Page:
East Rutherford Board Addresses New Threat Assessment Policy Amid Concerns

The recent East Rutherford School Board meeting highlighted a newly introduced School Threat Assessment Team in New Jersey, aimed at ensuring the safety and security of students and staff. The urgency and suddenness of the mandate left board members grappling with its proper implementation, even as they dealt with other pressing operational, infrastructural, and community-related issues.

Board members expressed their apprehension about the rapid introduction of the School Threat Assessment policy. As one member stated, “it’s literally how new it is the first time and this was just thrown at us that by September we had to have this in place.” The board faced challenges with limited guidance on how to effectively enact this policy. Superintendent Giovanni Giancaspro shared his intent to participate in an upcoming training session for superintendents across Lowber County, hoping it would provide more clarity. A community member’s query about parent notification regarding the use of threat assessments on their children underscored the community’s need for transparency and information.

On the heels of this significant policy discussion, the board received a concerning notification prohibiting “outdoor activities tomorrow due to social Med threats.” While details remained sparse, the board had been alerted to exercise increased caution in light of this reported threat.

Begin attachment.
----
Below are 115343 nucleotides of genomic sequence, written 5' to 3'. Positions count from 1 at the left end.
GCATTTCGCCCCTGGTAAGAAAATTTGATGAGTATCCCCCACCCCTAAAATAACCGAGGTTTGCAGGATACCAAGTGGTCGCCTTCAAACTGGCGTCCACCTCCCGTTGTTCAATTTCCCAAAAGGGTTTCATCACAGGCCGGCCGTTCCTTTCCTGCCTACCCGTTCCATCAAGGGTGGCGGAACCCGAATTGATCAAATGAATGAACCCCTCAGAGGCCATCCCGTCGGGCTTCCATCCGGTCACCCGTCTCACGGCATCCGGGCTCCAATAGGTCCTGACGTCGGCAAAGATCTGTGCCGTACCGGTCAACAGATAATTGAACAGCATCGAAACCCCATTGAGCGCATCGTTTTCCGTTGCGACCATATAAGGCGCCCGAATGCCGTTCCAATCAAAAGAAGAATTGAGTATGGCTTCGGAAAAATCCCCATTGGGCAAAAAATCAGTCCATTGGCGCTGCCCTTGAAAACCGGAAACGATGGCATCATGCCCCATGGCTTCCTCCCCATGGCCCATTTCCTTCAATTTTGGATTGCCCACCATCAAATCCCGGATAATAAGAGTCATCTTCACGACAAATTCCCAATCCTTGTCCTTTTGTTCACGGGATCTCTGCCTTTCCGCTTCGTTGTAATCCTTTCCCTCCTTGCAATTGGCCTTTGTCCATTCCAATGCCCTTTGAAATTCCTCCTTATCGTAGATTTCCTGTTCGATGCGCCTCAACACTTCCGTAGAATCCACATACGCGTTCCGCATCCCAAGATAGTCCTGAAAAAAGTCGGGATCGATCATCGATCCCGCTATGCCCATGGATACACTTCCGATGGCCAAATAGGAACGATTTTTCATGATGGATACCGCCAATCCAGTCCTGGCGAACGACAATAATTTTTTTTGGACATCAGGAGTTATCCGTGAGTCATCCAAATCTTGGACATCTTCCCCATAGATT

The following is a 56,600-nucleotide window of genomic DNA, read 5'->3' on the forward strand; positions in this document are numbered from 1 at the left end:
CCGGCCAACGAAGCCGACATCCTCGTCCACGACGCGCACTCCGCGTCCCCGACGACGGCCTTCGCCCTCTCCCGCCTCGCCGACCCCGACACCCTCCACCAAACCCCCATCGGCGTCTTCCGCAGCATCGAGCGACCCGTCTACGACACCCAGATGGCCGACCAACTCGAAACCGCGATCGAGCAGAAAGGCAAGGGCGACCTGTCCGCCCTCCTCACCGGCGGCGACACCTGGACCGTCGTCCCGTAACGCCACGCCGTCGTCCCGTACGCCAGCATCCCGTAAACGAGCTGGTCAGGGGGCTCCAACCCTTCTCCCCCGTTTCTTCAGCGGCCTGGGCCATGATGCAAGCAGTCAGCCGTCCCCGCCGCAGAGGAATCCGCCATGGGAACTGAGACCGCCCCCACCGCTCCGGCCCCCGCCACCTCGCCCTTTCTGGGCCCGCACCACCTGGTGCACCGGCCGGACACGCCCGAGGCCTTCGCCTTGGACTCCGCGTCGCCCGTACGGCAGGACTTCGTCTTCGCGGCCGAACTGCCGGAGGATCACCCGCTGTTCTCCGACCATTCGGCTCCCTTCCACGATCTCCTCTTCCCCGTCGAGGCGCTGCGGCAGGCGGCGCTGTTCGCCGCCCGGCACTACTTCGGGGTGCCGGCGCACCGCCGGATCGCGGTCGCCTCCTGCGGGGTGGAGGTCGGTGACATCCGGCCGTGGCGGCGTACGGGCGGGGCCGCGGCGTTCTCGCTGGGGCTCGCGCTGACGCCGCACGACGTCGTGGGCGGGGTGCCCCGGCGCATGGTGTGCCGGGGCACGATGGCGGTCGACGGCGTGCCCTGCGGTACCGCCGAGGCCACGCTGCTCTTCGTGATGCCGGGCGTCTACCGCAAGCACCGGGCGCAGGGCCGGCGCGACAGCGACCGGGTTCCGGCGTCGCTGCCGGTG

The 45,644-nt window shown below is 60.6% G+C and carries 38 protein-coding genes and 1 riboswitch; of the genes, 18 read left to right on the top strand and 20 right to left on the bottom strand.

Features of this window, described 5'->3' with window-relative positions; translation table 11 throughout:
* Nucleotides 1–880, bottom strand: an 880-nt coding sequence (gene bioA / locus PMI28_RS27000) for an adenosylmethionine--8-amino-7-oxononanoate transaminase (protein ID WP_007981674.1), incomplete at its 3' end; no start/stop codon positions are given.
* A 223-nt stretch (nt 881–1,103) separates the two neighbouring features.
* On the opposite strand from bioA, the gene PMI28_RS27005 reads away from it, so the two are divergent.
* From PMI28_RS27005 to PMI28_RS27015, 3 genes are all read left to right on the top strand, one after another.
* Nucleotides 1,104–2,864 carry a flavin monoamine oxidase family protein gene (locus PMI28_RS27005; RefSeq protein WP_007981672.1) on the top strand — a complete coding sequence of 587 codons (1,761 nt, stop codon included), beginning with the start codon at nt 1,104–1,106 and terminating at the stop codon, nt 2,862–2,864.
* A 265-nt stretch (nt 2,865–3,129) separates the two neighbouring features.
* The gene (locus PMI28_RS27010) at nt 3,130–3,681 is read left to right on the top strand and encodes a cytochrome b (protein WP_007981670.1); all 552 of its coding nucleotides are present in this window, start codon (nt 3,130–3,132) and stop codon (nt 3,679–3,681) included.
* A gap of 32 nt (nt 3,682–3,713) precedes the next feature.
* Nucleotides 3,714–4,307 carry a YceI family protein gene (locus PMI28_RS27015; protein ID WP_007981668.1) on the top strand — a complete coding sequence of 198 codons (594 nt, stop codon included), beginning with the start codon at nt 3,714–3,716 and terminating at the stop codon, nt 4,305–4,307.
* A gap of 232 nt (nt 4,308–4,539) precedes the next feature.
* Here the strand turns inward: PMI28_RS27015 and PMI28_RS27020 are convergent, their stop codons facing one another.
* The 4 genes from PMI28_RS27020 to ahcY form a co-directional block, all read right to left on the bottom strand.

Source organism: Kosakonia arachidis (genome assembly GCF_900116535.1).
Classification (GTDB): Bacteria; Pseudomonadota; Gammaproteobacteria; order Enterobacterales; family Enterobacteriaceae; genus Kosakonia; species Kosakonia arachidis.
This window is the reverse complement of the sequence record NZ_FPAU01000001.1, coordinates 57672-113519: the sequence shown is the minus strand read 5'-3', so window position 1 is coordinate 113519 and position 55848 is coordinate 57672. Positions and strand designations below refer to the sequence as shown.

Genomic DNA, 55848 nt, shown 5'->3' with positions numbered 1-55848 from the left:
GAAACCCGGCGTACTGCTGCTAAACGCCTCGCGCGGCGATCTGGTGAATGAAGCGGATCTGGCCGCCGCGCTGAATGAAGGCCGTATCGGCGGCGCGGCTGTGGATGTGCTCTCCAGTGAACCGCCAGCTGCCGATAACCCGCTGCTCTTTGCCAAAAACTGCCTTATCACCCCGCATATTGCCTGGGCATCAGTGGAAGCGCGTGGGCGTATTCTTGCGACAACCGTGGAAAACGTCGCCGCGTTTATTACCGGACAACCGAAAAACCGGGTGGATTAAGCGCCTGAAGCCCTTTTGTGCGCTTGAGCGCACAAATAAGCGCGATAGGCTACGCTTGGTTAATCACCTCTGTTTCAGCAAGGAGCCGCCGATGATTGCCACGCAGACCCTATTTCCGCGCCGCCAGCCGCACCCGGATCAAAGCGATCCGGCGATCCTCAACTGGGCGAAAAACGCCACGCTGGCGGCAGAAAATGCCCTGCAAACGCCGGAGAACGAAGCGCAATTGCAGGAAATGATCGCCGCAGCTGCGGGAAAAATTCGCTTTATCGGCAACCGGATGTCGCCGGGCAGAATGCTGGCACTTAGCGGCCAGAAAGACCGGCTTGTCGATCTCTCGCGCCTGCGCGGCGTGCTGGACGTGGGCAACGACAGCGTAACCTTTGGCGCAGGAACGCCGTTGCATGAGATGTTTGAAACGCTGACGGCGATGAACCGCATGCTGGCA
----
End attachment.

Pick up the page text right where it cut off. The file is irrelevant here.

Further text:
Infrastructure took center stage as Mr. Rogie, the School Business Administrator, presented an exhaustive report on developments in various schools. McKenzie School received notable upgrades in sanitary facilities and new boiler installations. Ongoing projects and services in other schools, like F School and Lincoln School, ranged from plumbing and roof repairs to winterizing outdoor sprinklers. A unique initiative in the pipeline is the training of a custodian to assume bus driving duties for the district.

The board also delved into operational matters, touching upon financial oversight, state-mandated reports, and high-quality academic instruction. Operational duties were delineated among Superintendent Giovanni Giancaspro and his administrative team, while personnel issues fell under the purview of Mr. Jaspo and the human resources team, led by Mr. Stalinski.

Student-related activities and programs featured prominently. The board discussed approvals for student field trips, transportation requests, and the extended school year calendar for the 2023-2024 academic year. A highlight was the unveiling of the After School Academic Intervention Program, slated to commence in November and run through May, providing assistance to families at no cost.

Recurring teacher and aide resignations were acknowledged, with the board stressing their commitment to retaining quality staff and highlighting their competitive salaries. They recognized the challenges in keeping specific roles, given the high burnout rates in certain positions.

Community relations also underwent scrutiny, with several policy changes and revisions. Notably, policy regulation 1642.1 was adjusted, allowing staff to use sick leave beyond sickness-related reasons.

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